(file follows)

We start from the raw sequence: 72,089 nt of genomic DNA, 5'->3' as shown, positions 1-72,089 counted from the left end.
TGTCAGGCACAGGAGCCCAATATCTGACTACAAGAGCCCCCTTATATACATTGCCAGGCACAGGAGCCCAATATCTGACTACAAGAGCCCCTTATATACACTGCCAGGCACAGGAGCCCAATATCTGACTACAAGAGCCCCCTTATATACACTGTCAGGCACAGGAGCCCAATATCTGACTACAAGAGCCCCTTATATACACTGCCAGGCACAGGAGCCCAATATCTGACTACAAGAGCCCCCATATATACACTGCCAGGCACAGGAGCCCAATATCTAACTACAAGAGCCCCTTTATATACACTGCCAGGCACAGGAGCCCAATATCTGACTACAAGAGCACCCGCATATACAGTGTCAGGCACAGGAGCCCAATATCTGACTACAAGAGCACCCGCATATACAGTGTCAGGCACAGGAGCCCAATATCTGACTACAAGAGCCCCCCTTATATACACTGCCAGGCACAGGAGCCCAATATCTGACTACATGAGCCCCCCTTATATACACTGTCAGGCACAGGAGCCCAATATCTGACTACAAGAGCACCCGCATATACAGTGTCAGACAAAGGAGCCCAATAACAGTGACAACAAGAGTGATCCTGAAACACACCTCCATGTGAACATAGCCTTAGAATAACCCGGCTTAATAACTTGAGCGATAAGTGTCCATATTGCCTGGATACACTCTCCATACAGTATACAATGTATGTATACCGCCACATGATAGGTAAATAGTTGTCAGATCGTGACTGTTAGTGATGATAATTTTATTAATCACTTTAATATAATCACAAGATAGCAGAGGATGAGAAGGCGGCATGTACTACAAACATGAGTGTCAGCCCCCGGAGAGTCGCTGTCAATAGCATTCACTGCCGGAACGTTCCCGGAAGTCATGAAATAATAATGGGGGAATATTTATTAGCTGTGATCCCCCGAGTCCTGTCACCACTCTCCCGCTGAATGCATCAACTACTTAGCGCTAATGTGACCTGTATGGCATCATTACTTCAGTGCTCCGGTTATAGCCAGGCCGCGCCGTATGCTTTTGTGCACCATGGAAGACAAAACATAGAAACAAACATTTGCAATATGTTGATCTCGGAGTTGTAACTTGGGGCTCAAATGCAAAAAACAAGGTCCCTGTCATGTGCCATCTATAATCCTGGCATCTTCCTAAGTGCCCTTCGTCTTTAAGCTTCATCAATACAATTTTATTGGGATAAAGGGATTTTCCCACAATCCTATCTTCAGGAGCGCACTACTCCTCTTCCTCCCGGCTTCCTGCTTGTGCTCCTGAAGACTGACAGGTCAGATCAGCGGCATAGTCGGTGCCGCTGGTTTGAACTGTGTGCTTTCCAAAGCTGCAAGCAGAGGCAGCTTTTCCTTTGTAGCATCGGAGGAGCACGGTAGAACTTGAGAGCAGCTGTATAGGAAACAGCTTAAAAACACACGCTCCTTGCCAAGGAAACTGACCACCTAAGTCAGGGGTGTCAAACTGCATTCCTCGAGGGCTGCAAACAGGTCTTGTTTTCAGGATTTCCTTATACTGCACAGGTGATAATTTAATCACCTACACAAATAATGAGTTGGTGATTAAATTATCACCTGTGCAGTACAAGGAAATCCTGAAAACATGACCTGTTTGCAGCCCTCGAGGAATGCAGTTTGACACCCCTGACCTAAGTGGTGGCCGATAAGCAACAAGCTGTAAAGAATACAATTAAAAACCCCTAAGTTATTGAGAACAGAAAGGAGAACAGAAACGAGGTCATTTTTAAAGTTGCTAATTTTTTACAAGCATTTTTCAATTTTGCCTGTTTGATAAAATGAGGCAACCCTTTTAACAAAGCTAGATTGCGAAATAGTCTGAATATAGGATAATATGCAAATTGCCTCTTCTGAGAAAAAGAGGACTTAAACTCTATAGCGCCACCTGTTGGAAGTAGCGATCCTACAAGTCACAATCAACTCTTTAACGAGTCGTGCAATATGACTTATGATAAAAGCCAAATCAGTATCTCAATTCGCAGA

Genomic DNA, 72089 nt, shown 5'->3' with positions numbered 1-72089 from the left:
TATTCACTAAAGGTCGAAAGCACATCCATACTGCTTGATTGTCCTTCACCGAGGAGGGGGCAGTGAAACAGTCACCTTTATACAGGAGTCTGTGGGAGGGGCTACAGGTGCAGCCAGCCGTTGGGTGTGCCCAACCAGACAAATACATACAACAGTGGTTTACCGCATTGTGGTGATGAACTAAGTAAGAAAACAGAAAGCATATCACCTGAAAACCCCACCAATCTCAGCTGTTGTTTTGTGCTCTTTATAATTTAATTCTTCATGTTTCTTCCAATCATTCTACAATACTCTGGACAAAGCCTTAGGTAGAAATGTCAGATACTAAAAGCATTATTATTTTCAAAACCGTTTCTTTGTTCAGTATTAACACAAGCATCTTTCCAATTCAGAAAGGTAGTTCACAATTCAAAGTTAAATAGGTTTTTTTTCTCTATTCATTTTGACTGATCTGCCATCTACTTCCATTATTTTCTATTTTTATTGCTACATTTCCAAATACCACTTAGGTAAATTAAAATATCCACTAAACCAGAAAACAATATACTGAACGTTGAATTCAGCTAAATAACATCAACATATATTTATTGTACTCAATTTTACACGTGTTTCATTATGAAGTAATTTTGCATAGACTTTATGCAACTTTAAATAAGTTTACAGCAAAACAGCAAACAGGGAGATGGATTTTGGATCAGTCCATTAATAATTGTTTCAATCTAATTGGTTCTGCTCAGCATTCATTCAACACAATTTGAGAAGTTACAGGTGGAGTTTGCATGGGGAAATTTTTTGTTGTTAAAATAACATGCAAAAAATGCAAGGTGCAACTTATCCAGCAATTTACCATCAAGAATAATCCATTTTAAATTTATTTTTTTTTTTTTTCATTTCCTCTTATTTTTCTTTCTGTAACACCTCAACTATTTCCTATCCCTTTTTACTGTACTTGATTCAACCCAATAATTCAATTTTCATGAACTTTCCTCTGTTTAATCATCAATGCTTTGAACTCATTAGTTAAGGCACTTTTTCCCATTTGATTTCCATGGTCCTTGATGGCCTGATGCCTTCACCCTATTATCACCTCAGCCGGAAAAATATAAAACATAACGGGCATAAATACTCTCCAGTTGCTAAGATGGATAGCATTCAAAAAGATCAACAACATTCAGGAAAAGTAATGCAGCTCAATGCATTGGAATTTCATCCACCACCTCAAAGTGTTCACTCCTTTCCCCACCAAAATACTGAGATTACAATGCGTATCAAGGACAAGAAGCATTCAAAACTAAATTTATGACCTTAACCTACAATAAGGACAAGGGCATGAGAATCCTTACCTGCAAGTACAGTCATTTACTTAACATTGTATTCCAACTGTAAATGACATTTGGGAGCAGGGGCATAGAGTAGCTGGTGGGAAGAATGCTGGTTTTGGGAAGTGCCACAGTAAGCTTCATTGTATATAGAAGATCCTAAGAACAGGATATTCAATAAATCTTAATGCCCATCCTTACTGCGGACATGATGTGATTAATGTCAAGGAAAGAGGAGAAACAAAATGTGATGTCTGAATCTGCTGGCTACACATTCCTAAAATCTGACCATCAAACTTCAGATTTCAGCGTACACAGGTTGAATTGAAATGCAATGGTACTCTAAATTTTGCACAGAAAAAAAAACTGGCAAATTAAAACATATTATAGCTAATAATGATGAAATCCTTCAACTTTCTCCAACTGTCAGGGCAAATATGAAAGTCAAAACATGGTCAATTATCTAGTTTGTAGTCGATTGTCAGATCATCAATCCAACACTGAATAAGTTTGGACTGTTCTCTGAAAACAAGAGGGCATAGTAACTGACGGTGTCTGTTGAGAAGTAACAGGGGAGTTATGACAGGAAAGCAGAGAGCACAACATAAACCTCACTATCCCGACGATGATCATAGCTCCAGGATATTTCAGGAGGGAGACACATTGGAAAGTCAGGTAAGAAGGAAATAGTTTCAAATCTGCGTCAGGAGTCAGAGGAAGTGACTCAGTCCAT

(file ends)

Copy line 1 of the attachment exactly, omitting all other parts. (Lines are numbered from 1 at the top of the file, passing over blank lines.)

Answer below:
We start from the raw sequence: 72,089 nt of genomic DNA, 5'->3' as shown, positions 1-72,089 counted from the left end.